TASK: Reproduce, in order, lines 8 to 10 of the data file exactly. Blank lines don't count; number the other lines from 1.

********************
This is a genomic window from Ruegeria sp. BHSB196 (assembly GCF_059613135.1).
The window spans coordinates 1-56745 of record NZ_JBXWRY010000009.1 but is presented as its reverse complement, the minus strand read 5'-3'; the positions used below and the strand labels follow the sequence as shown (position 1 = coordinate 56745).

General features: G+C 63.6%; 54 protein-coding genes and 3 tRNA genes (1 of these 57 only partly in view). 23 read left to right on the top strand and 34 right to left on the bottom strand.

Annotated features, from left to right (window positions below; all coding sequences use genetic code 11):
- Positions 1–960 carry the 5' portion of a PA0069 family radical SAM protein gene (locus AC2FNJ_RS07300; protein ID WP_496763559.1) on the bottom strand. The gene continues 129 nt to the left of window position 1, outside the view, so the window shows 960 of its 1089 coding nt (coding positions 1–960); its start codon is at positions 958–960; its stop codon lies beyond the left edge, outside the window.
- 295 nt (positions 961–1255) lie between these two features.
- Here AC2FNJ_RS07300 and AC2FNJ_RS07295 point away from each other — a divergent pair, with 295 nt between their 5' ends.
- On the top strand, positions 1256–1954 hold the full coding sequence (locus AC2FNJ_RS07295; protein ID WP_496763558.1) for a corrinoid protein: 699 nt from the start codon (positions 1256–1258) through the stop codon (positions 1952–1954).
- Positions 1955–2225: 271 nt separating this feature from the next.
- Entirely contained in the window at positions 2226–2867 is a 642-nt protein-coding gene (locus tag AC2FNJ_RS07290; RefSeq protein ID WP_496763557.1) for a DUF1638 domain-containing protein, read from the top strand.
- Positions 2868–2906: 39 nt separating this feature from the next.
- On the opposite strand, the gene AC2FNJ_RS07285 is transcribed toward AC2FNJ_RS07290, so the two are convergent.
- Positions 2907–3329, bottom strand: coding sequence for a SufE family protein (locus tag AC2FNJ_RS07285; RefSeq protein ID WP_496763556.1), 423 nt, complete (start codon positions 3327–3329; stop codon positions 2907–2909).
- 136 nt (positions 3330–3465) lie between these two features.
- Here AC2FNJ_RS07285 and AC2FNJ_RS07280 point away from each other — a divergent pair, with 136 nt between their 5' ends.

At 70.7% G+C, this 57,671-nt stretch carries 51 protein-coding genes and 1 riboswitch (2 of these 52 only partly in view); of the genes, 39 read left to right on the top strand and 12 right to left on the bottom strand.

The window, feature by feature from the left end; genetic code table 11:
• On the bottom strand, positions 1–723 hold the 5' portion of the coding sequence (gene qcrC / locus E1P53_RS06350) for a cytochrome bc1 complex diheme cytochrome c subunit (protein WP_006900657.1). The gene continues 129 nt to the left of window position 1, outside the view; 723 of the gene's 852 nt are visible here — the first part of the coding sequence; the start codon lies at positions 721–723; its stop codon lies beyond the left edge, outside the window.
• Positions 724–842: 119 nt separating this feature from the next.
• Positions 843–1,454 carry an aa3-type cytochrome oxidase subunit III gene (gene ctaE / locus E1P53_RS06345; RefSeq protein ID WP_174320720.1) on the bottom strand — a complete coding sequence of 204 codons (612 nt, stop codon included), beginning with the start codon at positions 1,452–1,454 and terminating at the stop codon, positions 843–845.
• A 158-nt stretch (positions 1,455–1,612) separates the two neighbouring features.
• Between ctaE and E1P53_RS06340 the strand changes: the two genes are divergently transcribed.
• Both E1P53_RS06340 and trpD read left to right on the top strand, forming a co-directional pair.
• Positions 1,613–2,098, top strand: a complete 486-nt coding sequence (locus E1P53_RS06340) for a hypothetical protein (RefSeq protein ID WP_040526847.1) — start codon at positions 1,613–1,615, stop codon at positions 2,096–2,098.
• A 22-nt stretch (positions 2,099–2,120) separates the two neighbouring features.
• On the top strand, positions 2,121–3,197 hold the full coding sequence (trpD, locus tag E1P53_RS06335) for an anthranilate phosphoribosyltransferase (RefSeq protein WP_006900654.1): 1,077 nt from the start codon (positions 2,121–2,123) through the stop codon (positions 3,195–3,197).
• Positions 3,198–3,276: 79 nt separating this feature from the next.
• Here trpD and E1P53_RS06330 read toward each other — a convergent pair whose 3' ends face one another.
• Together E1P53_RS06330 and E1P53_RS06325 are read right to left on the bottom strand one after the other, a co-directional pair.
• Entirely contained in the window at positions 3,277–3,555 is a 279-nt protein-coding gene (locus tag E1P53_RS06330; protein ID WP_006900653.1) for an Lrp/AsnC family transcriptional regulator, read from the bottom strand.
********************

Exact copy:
- On the top strand, positions 1256–1954 hold the full coding sequence (locus AC2FNJ_RS07295; protein ID WP_496763558.1) for a corrinoid protein: 699 nt from the start codon (positions 1256–1258) through the stop codon (positions 1952–1954).
- Positions 1955–2225: 271 nt separating this feature from the next.
- Entirely contained in the window at positions 2226–2867 is a 642-nt protein-coding gene (locus tag AC2FNJ_RS07290; RefSeq protein ID WP_496763557.1) for a DUF1638 domain-containing protein, read from the top strand.